DepEd getting ready for opening of classes
More News from Tarra Quismundo
MANILA, Philippines—The Department of Education is moving to ensure the smooth and orderly resumption of classes next month through Oplan Balik Eskwela (OBE), to be implemented before and during the first week of the new school year.
Education Secretary Armin Luistro said the OBE, an annual preparation for the opening of classes nationwide, would be activated from May 28 to June 8, covering the first of week of school.
DepEd earlier set the opening of classes in public schools on June 4. Private schools may deviate from the schedule but are barred from starting the school year ahead of public schools.
“OBE aims to address the problems commonly encountered during this period, particularly to assure that students are properly enrolled and able to attend school on the first day of classes,” said Luistro in a memorandum issued to all officials and school heads.
Under OBE, DepEd will run a command center at its headquarters in Pasig City to serve as a central monitoring, information and complaints office.
Students, parents, teachers and other concerned citizens may drop by or call in to voice their complaints or concerns regarding school opening.
Luistro also directed the creation of an inter-agency task force to lead the effort, bringing together all government agencies involved in class opening matters.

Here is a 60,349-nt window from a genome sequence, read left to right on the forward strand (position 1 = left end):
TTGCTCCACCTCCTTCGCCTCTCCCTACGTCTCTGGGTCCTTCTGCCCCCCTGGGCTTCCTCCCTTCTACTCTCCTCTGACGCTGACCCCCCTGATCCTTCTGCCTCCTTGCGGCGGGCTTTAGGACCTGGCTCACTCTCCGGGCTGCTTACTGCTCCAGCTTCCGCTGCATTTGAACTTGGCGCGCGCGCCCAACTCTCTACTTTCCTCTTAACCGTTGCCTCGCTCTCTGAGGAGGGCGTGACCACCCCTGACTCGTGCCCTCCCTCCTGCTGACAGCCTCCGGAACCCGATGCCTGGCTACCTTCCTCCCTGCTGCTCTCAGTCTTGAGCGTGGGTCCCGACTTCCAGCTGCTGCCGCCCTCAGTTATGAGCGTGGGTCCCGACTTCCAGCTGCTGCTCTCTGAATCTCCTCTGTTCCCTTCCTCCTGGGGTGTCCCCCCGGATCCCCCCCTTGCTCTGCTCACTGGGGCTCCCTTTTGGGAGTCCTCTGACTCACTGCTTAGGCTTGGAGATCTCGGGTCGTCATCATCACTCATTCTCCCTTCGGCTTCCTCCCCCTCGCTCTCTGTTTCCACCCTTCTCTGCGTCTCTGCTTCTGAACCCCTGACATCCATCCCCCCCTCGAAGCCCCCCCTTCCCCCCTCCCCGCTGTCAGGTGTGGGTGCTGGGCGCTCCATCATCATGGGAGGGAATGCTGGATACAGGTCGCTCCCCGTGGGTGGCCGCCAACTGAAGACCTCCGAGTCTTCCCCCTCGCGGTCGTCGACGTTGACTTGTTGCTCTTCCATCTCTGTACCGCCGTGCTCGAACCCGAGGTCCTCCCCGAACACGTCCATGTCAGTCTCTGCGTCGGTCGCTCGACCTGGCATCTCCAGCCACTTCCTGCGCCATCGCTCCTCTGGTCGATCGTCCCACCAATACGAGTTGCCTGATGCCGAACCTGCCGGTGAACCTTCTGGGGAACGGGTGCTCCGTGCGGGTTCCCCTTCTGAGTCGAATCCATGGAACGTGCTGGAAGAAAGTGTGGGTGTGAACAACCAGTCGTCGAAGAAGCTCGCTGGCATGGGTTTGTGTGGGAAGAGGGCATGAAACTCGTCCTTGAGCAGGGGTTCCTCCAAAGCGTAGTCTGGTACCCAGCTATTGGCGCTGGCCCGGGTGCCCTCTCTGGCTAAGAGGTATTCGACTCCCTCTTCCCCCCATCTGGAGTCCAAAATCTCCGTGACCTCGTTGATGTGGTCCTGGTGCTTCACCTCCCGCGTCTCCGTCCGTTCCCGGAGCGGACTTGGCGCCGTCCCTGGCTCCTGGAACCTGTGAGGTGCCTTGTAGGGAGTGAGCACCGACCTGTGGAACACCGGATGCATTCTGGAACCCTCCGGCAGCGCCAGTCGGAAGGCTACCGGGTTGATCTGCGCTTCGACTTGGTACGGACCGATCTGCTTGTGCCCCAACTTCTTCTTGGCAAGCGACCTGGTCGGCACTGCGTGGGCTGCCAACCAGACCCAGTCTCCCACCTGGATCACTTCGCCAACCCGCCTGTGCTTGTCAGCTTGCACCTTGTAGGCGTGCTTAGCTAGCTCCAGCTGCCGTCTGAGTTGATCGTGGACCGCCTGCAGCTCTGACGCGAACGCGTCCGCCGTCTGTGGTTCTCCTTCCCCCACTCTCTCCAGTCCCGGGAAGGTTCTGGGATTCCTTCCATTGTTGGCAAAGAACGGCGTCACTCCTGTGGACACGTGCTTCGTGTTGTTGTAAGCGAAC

These include the departments of trade and industry, defense, interior and local government, health, the weather bureau, the police, and the Metropolitan Manila Development Authority.
He also instructed all regional officers of DepEd to establish their own action offices, help desks and hotlines to respond quickly to complaints in schools in their area.
Some 20 million elementary and high school students are expected to enroll this new school year, up by one million from last year’s figure, according to the department.
Last year, students entering classes mostly complained of difficulties in transferring from private to public schools, problems in admission due to incomplete records and school crowding in densely populated areas.
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